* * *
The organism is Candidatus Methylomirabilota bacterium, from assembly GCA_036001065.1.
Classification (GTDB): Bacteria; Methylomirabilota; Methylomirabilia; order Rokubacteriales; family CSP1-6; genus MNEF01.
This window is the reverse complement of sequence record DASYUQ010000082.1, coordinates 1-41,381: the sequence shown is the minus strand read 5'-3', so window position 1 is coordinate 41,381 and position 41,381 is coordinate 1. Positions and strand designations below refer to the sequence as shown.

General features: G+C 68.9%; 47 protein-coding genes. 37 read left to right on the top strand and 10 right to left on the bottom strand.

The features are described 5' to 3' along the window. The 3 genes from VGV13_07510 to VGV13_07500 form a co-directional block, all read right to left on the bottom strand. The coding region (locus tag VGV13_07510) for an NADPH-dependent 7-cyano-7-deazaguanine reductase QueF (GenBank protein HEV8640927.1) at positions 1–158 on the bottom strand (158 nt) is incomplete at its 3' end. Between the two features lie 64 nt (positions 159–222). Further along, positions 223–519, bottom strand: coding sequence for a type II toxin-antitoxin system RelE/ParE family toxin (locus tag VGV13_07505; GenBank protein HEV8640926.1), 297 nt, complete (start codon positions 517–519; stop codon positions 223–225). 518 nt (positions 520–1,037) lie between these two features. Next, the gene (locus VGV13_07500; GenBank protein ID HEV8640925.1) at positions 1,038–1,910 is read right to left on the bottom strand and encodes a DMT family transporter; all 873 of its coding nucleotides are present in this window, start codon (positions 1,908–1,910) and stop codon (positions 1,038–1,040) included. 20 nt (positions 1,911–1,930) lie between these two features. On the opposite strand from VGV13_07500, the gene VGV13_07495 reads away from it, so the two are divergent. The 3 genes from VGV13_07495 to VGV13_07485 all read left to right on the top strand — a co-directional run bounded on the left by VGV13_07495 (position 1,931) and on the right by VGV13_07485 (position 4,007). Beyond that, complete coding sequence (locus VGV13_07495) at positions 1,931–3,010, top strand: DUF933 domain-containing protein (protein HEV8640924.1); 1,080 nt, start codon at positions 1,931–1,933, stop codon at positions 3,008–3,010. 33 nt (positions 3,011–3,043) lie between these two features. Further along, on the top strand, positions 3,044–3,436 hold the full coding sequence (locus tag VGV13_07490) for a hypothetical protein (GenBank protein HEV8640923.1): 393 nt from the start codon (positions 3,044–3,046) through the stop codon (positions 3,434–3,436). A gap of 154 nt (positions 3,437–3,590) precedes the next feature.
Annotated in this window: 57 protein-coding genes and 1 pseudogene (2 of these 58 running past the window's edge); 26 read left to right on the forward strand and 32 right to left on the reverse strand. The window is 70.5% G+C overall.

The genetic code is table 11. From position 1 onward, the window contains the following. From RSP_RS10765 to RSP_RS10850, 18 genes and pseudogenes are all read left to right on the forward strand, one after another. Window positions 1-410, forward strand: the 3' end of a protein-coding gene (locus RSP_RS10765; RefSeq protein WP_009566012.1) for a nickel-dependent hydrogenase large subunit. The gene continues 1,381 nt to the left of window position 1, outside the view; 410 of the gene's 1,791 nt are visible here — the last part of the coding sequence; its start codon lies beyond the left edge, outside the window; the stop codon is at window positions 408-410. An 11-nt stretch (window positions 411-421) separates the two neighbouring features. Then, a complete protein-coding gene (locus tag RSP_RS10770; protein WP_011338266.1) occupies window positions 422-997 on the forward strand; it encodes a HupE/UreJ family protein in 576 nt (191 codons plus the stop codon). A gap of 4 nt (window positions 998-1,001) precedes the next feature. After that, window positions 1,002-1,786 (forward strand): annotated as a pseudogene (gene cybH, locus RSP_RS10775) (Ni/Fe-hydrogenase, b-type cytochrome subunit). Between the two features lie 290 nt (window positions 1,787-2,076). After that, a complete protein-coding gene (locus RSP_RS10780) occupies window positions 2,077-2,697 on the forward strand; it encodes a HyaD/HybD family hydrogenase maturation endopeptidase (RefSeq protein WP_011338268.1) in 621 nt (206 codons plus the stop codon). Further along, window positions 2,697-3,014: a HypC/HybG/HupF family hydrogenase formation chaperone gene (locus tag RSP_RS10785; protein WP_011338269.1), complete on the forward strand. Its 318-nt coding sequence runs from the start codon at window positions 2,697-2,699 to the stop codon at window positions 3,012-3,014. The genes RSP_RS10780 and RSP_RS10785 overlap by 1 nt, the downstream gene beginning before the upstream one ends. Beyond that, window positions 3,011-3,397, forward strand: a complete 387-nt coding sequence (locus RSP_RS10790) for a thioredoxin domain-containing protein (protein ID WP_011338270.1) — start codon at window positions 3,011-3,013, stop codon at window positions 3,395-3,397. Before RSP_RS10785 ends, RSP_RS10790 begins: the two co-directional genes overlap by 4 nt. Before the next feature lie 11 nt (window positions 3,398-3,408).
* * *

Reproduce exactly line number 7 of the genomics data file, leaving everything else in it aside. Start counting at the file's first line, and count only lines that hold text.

The genetic code is table 11. From position 1 onward, the window contains the following. From RSP_RS10765 to RSP_RS10850, 18 genes and pseudogenes are all read left to right on the forward strand, one after another. Window positions 1-410, forward strand: the 3' end of a protein-coding gene (locus RSP_RS10765; RefSeq protein WP_009566012.1) for a nickel-dependent hydrogenase large subunit. The gene continues 1,381 nt to the left of window position 1, outside the view; 410 of the gene's 1,791 nt are visible here — the last part of the coding sequence; its start codon lies beyond the left edge, outside the window; the stop codon is at window positions 408-410. An 11-nt stretch (window positions 411-421) separates the two neighbouring features. Then, a complete protein-coding gene (locus tag RSP_RS10770; protein WP_011338266.1) occupies window positions 422-997 on the forward strand; it encodes a HupE/UreJ family protein in 576 nt (191 codons plus the stop codon). A gap of 4 nt (window positions 998-1,001) precedes the next feature. After that, window positions 1,002-1,786 (forward strand): annotated as a pseudogene (gene cybH, locus RSP_RS10775) (Ni/Fe-hydrogenase, b-type cytochrome subunit). Between the two features lie 290 nt (window positions 1,787-2,076). After that, a complete protein-coding gene (locus RSP_RS10780) occupies window positions 2,077-2,697 on the forward strand; it encodes a HyaD/HybD family hydrogenase maturation endopeptidase (RefSeq protein WP_011338268.1) in 621 nt (206 codons plus the stop codon). Further along, window positions 2,697-3,014: a HypC/HybG/HupF family hydrogenase formation chaperone gene (locus tag RSP_RS10785; protein WP_011338269.1), complete on the forward strand. Its 318-nt coding sequence runs from the start codon at window positions 2,697-2,699 to the stop codon at window positions 3,012-3,014. The genes RSP_RS10780 and RSP_RS10785 overlap by 1 nt, the downstream gene beginning before the upstream one ends. Beyond that, window positions 3,011-3,397, forward strand: a complete 387-nt coding sequence (locus RSP_RS10790) for a thioredoxin domain-containing protein (protein ID WP_011338270.1) — start codon at window positions 3,011-3,013, stop codon at window positions 3,395-3,397. Before RSP_RS10785 ends, RSP_RS10790 begins: the two co-directional genes overlap by 4 nt. Before the next feature lie 11 nt (window positions 3,398-3,408).